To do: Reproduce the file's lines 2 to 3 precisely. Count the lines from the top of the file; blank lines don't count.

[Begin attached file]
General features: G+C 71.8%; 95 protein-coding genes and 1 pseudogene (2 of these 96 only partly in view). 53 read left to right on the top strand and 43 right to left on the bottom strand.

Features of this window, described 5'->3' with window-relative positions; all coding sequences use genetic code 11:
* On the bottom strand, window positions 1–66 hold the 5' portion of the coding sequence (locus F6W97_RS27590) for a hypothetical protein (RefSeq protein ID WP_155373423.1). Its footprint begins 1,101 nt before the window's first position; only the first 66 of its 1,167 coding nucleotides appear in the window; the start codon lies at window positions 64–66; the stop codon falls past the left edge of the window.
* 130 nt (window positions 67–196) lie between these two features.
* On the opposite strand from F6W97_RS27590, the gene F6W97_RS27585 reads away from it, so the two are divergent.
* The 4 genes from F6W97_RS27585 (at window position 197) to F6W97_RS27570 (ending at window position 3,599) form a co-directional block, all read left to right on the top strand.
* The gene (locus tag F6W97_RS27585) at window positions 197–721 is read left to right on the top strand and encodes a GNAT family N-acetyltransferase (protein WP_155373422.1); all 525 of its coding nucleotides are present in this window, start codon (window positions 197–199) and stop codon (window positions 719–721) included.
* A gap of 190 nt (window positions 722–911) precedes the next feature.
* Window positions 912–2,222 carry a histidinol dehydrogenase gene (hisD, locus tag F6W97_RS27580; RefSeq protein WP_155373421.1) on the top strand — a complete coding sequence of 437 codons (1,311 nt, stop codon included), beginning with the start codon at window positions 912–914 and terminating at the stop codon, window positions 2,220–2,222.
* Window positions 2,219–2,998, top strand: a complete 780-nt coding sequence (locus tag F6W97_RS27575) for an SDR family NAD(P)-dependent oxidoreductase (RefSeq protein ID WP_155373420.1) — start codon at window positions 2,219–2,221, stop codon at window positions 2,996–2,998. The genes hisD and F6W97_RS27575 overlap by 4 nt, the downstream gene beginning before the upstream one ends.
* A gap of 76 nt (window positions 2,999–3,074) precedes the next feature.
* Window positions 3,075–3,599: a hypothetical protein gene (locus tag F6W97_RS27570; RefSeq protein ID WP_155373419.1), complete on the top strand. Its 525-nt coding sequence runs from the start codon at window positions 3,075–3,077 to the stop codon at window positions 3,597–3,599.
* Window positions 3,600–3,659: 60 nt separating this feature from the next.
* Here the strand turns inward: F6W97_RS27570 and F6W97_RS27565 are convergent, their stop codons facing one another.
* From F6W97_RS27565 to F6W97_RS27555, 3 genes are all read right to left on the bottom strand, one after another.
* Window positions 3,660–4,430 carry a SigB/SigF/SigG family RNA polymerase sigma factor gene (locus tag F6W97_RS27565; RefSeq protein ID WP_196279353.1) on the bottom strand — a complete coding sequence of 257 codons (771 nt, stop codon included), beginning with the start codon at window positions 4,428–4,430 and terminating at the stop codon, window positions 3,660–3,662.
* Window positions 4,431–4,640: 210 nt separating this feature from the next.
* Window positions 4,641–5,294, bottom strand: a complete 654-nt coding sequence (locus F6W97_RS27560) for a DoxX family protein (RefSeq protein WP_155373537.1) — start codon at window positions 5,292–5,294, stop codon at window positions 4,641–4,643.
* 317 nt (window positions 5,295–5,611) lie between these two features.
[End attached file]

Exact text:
Features of this window, described 5'->3' with window-relative positions; all coding sequences use genetic code 11:
* On the bottom strand, window positions 1–66 hold the 5' portion of the coding sequence (locus F6W97_RS27590) for a hypothetical protein (RefSeq protein ID WP_155373423.1). Its footprint begins 1,101 nt before the window's first position; only the first 66 of its 1,167 coding nucleotides appear in the window; the start codon lies at window positions 64–66; the stop codon falls past the left edge of the window.